Matthew 5:13 “You are the salt of the earth. But if the salt loses its saltiness, how can it be made salty again? It is no longer good for anything, except to be thrown out and trampled by men.”
Salt has always been a treasured ingredient. It brings preservation and taste! But now we have so many salt choices! When would you pick one over the other? Well, I can’t answer that question definitively but I can give you some basic guidelines to make the most of your ingredient and your money!
We are only going to talk about 3 basic salts. There are many, many types of salt but I am going to look at table salt, fine sea salt, and kosher salt.
First let us look at table salt. There are 2 basic types, iodized and non-iodized. We always have non-iodized salt but we don’t eat it. My husband uses it in his Neti Pot;). The reason salt is iodized is in order to help us get enough iodine in our diet. So we keep iodized table salt in the salt shaker on our table! It is the salt we grab when we need just a little more salt on that dish. That is basically all I use it for but never forget to have it!
Next we look at kosher salt. Kosher salt is not named such because it is kosher, just about all salts are, but because it is used in the process to kosherize meat. Kosher salt is larger than table salt so I don’t find it as good for just sprinkling on food but I always cook with it! It is perfect to add to dishes as you are cooking them. I find that is just gives you a better flavor than using table salt. Kosher salt is also great to make pastes, specifically garlic paste.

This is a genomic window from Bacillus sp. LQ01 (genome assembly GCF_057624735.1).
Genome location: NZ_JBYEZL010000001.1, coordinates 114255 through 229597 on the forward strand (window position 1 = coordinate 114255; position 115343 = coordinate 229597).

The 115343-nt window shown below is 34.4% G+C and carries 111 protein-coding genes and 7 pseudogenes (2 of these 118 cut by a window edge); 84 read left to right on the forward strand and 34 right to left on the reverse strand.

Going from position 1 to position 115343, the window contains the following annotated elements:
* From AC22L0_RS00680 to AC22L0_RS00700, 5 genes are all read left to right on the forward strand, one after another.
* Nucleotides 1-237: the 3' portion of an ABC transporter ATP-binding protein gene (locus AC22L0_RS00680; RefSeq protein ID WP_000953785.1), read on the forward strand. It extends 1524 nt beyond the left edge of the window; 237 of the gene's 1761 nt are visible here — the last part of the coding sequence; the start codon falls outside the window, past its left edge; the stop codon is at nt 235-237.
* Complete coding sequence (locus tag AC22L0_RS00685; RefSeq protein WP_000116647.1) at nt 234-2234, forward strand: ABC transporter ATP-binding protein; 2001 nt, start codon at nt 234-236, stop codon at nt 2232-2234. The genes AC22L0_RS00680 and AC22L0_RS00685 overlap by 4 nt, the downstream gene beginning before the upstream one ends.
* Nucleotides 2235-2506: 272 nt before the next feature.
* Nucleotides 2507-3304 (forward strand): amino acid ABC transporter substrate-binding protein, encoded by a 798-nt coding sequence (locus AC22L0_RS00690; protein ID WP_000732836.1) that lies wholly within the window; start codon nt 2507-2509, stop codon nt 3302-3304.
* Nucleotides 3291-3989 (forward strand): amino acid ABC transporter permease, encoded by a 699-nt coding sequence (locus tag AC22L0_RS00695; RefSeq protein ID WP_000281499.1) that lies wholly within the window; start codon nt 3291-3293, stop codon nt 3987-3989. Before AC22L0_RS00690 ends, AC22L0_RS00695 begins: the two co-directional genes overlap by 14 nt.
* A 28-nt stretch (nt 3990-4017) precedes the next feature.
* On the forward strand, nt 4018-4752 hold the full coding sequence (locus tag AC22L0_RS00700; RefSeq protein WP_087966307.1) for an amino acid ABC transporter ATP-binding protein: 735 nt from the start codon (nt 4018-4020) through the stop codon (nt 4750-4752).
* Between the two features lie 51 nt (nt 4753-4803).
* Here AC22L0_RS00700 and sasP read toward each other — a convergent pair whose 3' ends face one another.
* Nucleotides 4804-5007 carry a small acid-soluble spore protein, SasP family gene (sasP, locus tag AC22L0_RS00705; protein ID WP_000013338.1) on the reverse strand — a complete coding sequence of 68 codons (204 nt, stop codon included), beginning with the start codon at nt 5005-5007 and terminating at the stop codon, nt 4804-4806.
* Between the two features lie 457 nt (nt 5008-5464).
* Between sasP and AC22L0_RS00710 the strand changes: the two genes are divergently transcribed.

So last but not least in this journey is fine sea salt. I specify fine because there is rough sea salt that needs to be ground or is just really chunky on the tongue. Sea salt is a potent and delicate salt. What I mean by that is a little bit will go a long way but the flavor is delicate and more nuanced than table or kosher salt. One of my favorite uses is in popcorn! It sounds crazy to use such a “fancy” ingredient on something so pedestrian but it is great! I also use it as a finishing salt. I like to sprinkle the top of mashed potatoes and on the top of grilled asparagus. I also like to use sea salt as the salt component in home made vinaigrettes and other dressings. Another crazy sounding delicious use is on chocolate! It is great!! Over all, I kind of look at it as I do extra virgin olive oil. Don’t use it where you won’t taste its very special flavor. So raw uses are the best.
So that is my little salt primer. What types of salt do you like to use and how?
(This post’s existence, but not the content, was originally sponsored when it was first printed in August of 2010. The reprint and update is just because;)